Recently, several epidemiological and experimental studies have converged to put the hygiene hypothesis on firmer ground. Some researchers are already trying to create vaccines that mimic potentially crucial immune effects of the microbes that society has banished.
According to the hygiene hypothesis, the immune system is like a set of scales that sometimes tips sharply enough to send a person's health tumbling.
One arm of the immune system deploys specialized white blood cells, called Th1 lymphocytes, that direct an assault on infected cells throughout the body. Counterbalancing this, another arm of the immune system tries to hit the intruders even earlier. It produces antibodies that block dangerous microbes from invading the body's cells in the first place. This latter strategy exploits a different variety of white blood cells, called Th2 lymphocytes. The Th2 system also happens to drive allergic responses to foreign organisms.
At birth, an infant's immune system appears to rely primarily on the Th2 system. According to the hygiene hypothesis, the Th1 system can grow stronger only if it gets exercise, either through fighting infections or through encounters with certain harmless microbes. Without such stimulation—and ordinary colds and flu don't seem to do the trick—the Th2 system flourishes and the immune system teeters toward allergic responses.
Early support for this view came from Julian M. Hopkin, now at the University of Wales Swansea, and his colleagues. In 1997, they reported on a study of 867 Japanese children given a vaccine against tuberculosis. Those who showed a strong Th1 response—indicating previous exposure to the bacterium that causes the disease—had far fewer allergies and asthma than did those who didn't show a Th1 response.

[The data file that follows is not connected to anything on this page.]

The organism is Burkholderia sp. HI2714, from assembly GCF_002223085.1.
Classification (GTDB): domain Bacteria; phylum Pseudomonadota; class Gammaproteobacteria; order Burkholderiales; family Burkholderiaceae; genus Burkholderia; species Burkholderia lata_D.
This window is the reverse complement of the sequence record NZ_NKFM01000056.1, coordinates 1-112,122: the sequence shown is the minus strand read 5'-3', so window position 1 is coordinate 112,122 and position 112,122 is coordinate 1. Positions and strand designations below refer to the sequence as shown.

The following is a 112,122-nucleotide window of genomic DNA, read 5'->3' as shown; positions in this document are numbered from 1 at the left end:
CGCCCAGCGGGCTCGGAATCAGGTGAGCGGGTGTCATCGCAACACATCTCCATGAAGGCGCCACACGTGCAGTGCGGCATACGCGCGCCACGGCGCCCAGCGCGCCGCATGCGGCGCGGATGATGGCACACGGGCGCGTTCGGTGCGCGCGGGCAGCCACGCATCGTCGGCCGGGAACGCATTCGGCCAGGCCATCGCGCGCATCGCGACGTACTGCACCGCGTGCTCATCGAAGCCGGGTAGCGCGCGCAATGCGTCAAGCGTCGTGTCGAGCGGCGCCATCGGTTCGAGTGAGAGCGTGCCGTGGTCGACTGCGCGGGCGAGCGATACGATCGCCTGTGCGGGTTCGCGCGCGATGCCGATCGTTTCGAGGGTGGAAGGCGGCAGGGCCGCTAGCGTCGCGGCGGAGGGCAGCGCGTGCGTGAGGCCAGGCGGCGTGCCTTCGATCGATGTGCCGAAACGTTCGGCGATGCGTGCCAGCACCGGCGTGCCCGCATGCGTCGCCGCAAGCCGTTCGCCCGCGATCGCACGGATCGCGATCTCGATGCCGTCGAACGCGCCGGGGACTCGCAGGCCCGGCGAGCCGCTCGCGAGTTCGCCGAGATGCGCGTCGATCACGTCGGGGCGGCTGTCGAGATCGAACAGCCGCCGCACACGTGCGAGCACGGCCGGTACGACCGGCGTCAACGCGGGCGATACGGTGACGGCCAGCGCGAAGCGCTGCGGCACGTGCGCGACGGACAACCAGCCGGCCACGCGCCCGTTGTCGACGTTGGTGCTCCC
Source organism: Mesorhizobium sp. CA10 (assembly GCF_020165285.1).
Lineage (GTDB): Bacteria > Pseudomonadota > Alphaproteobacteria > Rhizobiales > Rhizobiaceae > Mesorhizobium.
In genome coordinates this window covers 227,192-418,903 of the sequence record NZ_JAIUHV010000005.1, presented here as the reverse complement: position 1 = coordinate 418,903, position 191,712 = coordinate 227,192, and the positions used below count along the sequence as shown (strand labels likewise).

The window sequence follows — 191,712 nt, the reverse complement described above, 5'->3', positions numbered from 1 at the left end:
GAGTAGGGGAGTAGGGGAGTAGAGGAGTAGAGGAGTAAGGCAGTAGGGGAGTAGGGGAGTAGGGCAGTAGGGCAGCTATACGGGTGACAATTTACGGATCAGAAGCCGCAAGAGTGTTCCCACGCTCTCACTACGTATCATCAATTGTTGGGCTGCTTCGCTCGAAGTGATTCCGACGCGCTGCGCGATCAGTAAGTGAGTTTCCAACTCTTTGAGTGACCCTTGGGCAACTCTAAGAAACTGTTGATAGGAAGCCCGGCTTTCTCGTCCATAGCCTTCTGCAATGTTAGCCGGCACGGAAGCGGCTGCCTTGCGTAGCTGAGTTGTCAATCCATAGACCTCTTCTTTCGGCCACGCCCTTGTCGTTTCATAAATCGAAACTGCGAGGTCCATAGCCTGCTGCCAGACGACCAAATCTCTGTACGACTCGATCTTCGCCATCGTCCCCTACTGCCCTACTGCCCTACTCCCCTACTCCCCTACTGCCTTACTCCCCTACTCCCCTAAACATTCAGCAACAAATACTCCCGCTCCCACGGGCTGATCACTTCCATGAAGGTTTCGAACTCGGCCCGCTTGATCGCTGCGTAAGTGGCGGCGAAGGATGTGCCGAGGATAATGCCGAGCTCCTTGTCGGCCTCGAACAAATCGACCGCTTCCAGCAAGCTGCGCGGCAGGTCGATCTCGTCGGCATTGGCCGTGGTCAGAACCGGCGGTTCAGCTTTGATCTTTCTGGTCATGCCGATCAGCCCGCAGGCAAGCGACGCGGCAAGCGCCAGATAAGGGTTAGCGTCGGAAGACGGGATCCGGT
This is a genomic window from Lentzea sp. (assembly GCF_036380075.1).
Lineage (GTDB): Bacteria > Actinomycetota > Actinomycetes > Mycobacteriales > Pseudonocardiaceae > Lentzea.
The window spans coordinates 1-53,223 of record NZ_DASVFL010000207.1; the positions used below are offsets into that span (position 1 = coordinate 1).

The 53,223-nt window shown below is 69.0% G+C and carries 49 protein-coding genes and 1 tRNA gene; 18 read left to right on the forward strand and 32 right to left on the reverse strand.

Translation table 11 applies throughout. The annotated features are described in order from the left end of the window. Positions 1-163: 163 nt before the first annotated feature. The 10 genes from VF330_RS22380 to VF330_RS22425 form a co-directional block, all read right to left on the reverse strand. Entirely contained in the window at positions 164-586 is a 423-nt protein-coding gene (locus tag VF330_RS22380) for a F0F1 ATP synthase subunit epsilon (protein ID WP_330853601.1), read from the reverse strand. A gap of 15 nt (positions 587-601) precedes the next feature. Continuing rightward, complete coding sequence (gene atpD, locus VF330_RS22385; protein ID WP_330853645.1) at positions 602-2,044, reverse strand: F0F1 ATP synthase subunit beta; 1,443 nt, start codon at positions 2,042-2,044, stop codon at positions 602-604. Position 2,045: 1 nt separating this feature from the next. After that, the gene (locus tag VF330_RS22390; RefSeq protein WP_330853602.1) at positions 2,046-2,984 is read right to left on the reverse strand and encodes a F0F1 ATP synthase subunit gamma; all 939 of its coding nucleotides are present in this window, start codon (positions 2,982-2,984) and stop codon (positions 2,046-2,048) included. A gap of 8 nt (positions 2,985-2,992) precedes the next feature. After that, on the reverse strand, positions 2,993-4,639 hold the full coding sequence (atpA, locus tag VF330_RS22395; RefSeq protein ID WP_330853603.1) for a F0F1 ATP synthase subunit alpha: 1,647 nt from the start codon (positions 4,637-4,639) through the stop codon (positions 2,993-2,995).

Furthermore, among the children who had allergies, some showed a decrease in allergy symptoms after receiving the vaccine. The ones with a strong Th1 response to the tuberculosis vaccine were six to nine times as likely to benefit as were children who did not have such a response.
In the past, some scientists speculated that the Th1 system required periodic infections, particularly in childhood, in order to develop properly, but most researchers now dispute that idea. Rook argues that the main problem may be that kids have become too squeaky clean. He suspects that children need contact not with disease-causing agents but with innocuous microbes in soil and untreated water—particularly organisms called mycobacteria—to give the Th1 system enough of a workout.